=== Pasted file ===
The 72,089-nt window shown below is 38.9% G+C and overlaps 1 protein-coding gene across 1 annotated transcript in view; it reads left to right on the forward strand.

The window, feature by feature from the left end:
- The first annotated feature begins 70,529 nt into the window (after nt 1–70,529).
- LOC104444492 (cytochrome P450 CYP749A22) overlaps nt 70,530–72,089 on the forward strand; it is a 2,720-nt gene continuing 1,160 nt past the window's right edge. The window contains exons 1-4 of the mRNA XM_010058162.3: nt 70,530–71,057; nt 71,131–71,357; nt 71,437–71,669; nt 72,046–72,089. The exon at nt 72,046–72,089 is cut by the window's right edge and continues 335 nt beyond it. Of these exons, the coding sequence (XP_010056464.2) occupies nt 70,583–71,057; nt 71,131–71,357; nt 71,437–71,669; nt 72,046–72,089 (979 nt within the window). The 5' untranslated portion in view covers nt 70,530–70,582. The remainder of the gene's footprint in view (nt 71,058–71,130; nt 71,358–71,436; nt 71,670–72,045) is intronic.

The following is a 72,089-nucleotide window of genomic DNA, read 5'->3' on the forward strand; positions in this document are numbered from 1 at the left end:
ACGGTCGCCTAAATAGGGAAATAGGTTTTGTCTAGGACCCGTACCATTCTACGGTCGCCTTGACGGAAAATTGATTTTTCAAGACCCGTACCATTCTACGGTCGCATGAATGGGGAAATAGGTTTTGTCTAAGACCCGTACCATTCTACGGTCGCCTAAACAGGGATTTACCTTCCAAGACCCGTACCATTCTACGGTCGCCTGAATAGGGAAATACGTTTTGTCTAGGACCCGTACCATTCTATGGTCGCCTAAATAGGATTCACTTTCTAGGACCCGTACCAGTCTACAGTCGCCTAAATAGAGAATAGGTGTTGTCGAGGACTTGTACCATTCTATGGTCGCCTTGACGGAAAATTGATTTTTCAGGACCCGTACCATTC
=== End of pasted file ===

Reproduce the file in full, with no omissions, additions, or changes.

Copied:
The 72,089-nt window shown below is 38.9% G+C and overlaps 1 protein-coding gene across 1 annotated transcript in view; it reads left to right on the forward strand.

The window, feature by feature from the left end:
- The first annotated feature begins 70,529 nt into the window (after nt 1–70,529).
- LOC104444492 (cytochrome P450 CYP749A22) overlaps nt 70,530–72,089 on the forward strand; it is a 2,720-nt gene continuing 1,160 nt past the window's right edge. The window contains exons 1-4 of the mRNA XM_010058162.3: nt 70,530–71,057; nt 71,131–71,357; nt 71,437–71,669; nt 72,046–72,089. The exon at nt 72,046–72,089 is cut by the window's right edge and continues 335 nt beyond it. Of these exons, the coding sequence (XP_010056464.2) occupies nt 70,583–71,057; nt 71,131–71,357; nt 71,437–71,669; nt 72,046–72,089 (979 nt within the window). The 5' untranslated portion in view covers nt 70,530–70,582. The remainder of the gene's footprint in view (nt 71,058–71,130; nt 71,358–71,436; nt 71,670–72,045) is intronic.

The following is a 72,089-nucleotide window of genomic DNA, read 5'->3' on the forward strand; positions in this document are numbered from 1 at the left end:
ACGGTCGCCTAAATAGGGAAATAGGTTTTGTCTAGGACCCGTACCATTCTACGGTCGCCTTGACGGAAAATTGATTTTTCAAGACCCGTACCATTCTACGGTCGCATGAATGGGGAAATAGGTTTTGTCTAAGACCCGTACCATTCTACGGTCGCCTAAACAGGGATTTACCTTCCAAGACCCGTACCATTCTACGGTCGCCTGAATAGGGAAATACGTTTTGTCTAGGACCCGTACCATTCTATGGTCGCCTAAATAGGATTCACTTTCTAGGACCCGTACCAGTCTACAGTCGCCTAAATAGAGAATAGGTGTTGTCGAGGACTTGTACCATTCTATGGTCGCCTTGACGGAAAATTGATTTTTCAGGACCCGTACCATTC